Friday Jul 24 2009
Success is brewing for local hop farm
By: Michelle Miller-Carl Journal News Editor
Auburn Alehouse among breweries buying crop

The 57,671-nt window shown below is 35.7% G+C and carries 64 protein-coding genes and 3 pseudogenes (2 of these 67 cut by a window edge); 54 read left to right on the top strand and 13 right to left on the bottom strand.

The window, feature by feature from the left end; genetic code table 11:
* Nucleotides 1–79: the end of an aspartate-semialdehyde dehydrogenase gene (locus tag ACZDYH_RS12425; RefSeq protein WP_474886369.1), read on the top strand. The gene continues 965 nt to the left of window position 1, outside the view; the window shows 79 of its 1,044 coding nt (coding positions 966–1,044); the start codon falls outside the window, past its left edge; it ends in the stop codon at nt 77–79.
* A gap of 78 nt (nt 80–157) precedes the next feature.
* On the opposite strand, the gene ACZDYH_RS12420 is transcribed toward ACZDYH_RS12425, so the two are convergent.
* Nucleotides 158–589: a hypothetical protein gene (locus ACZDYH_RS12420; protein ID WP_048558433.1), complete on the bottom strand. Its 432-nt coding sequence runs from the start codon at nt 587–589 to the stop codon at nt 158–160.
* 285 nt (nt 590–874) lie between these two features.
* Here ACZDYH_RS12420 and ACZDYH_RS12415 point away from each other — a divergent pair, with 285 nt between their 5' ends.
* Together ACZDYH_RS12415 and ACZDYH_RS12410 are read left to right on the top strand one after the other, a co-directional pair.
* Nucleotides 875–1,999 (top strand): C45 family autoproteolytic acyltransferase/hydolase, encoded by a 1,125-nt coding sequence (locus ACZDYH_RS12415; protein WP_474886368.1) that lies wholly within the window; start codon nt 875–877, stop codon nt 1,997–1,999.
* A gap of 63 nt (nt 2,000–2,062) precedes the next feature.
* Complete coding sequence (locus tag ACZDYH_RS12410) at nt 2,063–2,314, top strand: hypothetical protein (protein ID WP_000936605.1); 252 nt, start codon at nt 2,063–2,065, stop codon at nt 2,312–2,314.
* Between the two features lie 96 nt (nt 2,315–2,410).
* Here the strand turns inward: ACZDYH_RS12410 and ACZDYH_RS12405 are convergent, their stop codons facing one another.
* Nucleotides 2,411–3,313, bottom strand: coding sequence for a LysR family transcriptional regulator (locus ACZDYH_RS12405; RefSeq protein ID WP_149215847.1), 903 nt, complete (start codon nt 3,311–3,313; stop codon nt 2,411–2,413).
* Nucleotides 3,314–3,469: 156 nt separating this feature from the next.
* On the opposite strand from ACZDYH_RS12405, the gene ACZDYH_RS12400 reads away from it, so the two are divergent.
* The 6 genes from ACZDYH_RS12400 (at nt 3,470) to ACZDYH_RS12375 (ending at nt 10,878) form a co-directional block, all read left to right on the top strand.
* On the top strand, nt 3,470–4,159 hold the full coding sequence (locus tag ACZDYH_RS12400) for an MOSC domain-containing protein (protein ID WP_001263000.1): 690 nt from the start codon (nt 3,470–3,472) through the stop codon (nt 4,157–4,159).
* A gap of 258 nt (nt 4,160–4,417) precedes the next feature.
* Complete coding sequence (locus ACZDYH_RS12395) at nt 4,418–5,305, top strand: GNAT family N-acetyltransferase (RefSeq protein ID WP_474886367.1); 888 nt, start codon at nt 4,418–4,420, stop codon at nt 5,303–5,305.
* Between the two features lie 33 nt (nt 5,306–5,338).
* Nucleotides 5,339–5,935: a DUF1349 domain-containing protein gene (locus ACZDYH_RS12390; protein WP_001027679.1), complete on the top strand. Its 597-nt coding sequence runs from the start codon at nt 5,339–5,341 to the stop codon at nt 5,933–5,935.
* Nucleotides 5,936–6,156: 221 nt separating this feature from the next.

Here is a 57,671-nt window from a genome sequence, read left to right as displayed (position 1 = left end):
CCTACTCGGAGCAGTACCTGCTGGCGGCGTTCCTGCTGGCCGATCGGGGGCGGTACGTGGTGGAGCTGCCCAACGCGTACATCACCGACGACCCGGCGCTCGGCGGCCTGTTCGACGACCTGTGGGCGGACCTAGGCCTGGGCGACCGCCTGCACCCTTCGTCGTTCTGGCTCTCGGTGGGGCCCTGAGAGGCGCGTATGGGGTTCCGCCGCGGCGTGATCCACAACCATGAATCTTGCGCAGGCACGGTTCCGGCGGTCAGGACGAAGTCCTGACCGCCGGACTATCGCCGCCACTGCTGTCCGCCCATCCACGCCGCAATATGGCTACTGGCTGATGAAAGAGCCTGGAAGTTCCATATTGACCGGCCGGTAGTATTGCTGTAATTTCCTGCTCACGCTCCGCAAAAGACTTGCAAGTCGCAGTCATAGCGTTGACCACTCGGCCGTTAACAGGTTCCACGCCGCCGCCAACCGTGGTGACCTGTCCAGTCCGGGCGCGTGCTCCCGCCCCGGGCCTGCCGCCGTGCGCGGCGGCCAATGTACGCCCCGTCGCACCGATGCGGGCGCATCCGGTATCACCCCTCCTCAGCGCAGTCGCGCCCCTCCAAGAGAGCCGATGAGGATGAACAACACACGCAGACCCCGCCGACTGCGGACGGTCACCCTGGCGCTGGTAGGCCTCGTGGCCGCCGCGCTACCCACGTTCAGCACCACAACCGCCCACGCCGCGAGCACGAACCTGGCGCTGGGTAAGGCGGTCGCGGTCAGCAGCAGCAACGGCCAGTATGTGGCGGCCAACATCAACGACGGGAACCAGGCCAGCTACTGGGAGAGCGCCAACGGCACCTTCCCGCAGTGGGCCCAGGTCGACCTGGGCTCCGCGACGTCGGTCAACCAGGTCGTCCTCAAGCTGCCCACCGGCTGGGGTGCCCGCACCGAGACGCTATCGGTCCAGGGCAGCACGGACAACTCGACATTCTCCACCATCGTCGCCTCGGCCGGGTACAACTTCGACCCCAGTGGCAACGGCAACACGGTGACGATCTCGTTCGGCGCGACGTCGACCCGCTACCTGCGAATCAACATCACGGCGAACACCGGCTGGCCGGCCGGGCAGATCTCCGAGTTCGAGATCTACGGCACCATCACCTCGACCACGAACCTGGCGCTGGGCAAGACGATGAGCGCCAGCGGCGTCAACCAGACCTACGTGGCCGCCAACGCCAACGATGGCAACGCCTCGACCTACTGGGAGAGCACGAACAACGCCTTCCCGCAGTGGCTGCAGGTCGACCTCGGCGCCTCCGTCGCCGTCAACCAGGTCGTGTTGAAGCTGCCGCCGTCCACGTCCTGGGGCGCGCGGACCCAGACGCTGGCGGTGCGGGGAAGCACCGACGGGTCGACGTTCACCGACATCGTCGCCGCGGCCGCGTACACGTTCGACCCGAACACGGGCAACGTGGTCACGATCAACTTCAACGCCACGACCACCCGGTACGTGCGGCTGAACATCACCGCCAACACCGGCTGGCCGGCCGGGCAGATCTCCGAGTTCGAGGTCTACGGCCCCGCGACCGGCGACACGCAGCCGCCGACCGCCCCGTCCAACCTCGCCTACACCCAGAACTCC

Next time you’re sipping on a big, frothy-headed brew at the Auburn Alehouse, you may have Scott Jordan to thank. His Jordan Family Farm in Penryn supplies hops, the aromatic flower that give beer its bitterness, to local breweries including the Alehouse, River City Brewing Co. in Sacramento and Placerville Brewing Co. Currently in the midst of its second harvest, Jordan Family Farm is the first commercial hops grower in Placer County. “From what I’m told, we’re the third or fourth largest in California, which is funny in itself because we only have one acre,” Jordan said. Harvest began Wednesday, and yielded 75 pounds of the cascade variety. There are 13 varieties on the farm, which will be ready to harvest within the next several weeks. Jordan Family Farm in Penryn grows grapes, peaches, mandarins and more. But what really gets people buzzed is the hops. The family, which includes Jordan’s wife Terri, son Brett, 9, and daughter Hannah, 11, bought the farm in 1999. Hops are climbing plants grown on a trellis-like system. Jordan coaxes the bines (they’re like vines, but spelled with a b, like for beer) to twist up a length of twine that is suspended from wires. Mature plants can climb as high as 20 feet. To see if the hops are ready, Jordan rolls the flower, called a cone, between his hands, releasing its pungent scent. When the flower falls apart easily, it’s time to harvest. To do that, he cuts the bine and pulls it through a stripping device somewhat resembling a guillotine (Jordan’s experimenting with calling it the “Hopitine” or maybe the “Hopinator”). The device strips the leaves and cones off. “Don’t want to waste any sips,” Jordan said, tossing some runaway cones into the collection bin. The novelty of harvesting what will become a frosty cold one is not lost on patrons. Last year when a group of beer aficionados came out to harvest, Jordan said one guy was absolutely giddy and had to whip out his cell phone and call his buddy. “He said, ‘Dude, you won’t believe where I am now. I’m on a ladder picking hops,” Jordan recalled. Jordan tapped into the hops market last year after area breweries came to him looking for a local crop. Brian Ford, founding brewer at Auburn Alehouse, was one of them. He used last year’s crop to make a harvest ale (“it has a real green hop flavor,” Ford said) and the Un-Obtainium IPA that’s still on tap. He said he would purchase around 40 pounds of hops this year and loves that the hops can go straight from the farm to the kettle in 30 minutes. “Having a grower this close to us, we can really take advantage of the freshness,” Ford said. “Our beers are different and unique in that they’re fresh. You’re drinking right out of tank, there’s no born-on date necessary. You’re not going to get any fresher than coming here. Plus it doesn’t hurt that (Scott’s) a really nice guy.” On Wednesday, Jordan invited members of Auburn Alehouse’s “Mug Club” to help with the harvest and see where their favorite beer starts. “It’s a fun way to get them involved with the early stages,” Ford said. “It’s neat to get insight on what happens to produce beer and what raw materials it takes.” Jordan encourages clubs like this and home brewers to experience the brewing process from the very beginning. Although he doesn’t know much about the brewing process himself, Jordan wants people to know where their food comes from — be it a peach, an egg or the lager you throw back after work. “Beer’s a journey, not a destination,” he said. The Journal’s Michelle Miller-Carl can be reached at firstname.lastname@example.org. ---------- Feeling hoppy? For more information on joining a hop harvest, call (916) 663-9759 or visit jordanfamilyfarms.com.